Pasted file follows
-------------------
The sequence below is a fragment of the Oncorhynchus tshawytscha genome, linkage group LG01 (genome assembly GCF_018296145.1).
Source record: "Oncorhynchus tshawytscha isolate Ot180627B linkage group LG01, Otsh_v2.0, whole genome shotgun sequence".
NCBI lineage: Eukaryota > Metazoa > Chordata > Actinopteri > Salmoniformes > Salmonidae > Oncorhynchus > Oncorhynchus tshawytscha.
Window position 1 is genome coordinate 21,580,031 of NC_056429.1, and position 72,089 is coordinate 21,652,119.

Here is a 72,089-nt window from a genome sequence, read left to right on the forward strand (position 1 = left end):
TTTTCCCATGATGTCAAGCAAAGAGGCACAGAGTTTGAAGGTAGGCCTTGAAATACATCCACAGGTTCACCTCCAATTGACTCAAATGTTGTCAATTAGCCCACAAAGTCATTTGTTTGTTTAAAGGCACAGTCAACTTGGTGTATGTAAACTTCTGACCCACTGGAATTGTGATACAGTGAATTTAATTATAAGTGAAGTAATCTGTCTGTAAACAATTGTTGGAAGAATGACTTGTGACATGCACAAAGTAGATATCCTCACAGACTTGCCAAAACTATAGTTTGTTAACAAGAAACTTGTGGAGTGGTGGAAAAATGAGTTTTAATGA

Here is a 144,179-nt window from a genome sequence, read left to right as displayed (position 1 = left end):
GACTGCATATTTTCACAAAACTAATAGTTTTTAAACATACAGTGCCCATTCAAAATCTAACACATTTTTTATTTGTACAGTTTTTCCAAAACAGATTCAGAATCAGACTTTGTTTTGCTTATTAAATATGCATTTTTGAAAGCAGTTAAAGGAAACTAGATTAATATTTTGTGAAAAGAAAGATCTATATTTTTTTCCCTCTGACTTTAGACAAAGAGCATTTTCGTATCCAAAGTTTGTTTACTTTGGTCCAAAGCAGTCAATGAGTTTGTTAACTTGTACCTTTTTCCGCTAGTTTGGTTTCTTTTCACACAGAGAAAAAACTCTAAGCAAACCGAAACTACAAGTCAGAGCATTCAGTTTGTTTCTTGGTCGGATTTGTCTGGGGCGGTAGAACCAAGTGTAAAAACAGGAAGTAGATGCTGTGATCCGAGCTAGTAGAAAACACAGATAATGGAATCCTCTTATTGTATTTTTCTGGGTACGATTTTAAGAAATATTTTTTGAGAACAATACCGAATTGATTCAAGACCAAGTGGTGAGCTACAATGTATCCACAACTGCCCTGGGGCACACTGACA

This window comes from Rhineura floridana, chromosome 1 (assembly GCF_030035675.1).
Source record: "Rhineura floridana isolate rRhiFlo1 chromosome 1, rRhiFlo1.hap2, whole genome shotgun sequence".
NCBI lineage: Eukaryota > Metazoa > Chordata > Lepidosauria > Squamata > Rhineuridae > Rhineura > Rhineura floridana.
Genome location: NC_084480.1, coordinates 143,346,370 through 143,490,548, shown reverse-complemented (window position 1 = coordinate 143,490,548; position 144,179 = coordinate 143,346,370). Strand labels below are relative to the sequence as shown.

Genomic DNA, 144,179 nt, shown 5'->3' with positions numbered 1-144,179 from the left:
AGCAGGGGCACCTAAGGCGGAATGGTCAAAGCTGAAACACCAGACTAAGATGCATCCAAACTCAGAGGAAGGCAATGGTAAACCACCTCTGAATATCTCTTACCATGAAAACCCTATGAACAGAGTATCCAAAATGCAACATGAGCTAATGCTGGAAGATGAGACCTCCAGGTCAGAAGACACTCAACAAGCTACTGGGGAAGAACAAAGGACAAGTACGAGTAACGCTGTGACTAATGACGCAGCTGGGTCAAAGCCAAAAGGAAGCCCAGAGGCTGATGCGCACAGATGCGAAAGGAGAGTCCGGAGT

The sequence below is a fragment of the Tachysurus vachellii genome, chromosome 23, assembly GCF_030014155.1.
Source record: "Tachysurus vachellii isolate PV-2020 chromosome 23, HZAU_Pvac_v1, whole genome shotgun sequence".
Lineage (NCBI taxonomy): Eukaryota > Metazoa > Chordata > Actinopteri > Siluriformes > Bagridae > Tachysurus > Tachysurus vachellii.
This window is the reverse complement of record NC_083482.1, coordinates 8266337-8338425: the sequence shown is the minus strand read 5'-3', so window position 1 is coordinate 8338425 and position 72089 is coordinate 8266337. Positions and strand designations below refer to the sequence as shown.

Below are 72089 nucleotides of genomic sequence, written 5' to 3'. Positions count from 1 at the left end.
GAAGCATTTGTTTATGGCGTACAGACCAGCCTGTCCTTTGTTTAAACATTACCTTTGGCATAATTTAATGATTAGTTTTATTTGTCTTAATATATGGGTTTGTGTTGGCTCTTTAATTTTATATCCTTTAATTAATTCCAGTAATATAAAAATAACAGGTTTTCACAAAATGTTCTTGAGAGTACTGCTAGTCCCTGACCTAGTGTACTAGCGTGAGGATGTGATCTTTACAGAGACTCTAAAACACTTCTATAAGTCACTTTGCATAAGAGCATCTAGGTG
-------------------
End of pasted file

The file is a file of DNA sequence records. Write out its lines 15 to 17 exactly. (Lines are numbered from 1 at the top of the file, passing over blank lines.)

The sequence below is a fragment of the Tachysurus vachellii genome, chromosome 23, assembly GCF_030014155.1.
Source record: "Tachysurus vachellii isolate PV-2020 chromosome 23, HZAU_Pvac_v1, whole genome shotgun sequence".
Lineage (NCBI taxonomy): Eukaryota > Metazoa > Chordata > Actinopteri > Siluriformes > Bagridae > Tachysurus > Tachysurus vachellii.